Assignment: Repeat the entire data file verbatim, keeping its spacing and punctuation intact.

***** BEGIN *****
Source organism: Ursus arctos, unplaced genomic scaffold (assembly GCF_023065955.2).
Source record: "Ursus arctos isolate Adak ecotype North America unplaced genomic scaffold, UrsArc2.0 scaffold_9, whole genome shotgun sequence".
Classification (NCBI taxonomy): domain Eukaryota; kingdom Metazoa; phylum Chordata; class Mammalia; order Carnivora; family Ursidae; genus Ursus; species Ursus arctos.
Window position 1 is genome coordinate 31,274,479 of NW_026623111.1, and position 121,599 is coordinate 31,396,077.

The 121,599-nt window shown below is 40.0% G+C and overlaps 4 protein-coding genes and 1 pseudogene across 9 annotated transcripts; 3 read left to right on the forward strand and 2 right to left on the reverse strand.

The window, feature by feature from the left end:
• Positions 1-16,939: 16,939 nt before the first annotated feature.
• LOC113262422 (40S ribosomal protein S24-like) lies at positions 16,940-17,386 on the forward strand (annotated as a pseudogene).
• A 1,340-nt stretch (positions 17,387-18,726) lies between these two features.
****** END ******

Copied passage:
Source organism: Ursus arctos, unplaced genomic scaffold (assembly GCF_023065955.2).
Source record: "Ursus arctos isolate Adak ecotype North America unplaced genomic scaffold, UrsArc2.0 scaffold_9, whole genome shotgun sequence".
Classification (NCBI taxonomy): domain Eukaryota; kingdom Metazoa; phylum Chordata; class Mammalia; order Carnivora; family Ursidae; genus Ursus; species Ursus arctos.
Window position 1 is genome coordinate 31,274,479 of NW_026623111.1, and position 121,599 is coordinate 31,396,077.

The 121,599-nt window shown below is 40.0% G+C and overlaps 4 protein-coding genes and 1 pseudogene across 9 annotated transcripts; 3 read left to right on the forward strand and 2 right to left on the reverse strand.

The window, feature by feature from the left end:
• Positions 1-16,939: 16,939 nt before the first annotated feature.
• LOC113262422 (40S ribosomal protein S24-like) lies at positions 16,940-17,386 on the forward strand (annotated as a pseudogene).
• A 1,340-nt stretch (positions 17,387-18,726) lies between these two features.